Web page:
Joseph is a Clinical-Academic Nurse with a strong and growing national and international profile within the fields of nursing, paediatric critical care, and clinical academic capacity and capability development.  A committed paediatric critical care nurse, Joseph continues to have meaningful concurrent engagement in clinical practice and research, holding frontline care and senior leadership roles at Nottingham Children’s Hospital and an Associate Professorship at the University of Nottingham.  

He leads a clinically focused programme of research that has demonstrable impact on the experiences, outcomes and lives of children, young people and their families that access acute and critical care.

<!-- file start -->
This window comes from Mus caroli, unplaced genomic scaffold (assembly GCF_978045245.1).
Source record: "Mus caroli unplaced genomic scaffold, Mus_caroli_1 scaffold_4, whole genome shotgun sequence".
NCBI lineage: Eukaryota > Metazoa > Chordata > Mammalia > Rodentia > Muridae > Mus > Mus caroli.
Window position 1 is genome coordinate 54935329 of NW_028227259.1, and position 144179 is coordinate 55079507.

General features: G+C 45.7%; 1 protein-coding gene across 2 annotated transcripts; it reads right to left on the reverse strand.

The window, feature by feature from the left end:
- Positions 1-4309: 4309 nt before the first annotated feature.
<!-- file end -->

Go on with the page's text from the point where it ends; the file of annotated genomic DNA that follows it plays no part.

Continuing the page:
Joseph has more than £2.8 million in competitive grant income, experience of working with international teams, a range of high quality outputs, and evidence of demonstrable impact from his research in clinical practice.

Aligned to his clinical interests, the core of Joseph’s programme is critical care survivorship with a focus on understanding and enhancing long term outcomes of children and their families.   He is the first registered children’s nurse in the UK to be awarded an NIHR HEE ICA Clinical Lectureship and as part of this award is leading the OCEANIC multicentre study that aims to map outcome trajectories of children and families in the first year post-PICU discharge. 

In 2020 he was recognised by the Chief Nursing Officer for England with a CNO Gold award for his lifetime leadership and contribution to Clinical Academic Careers and Nursing Research.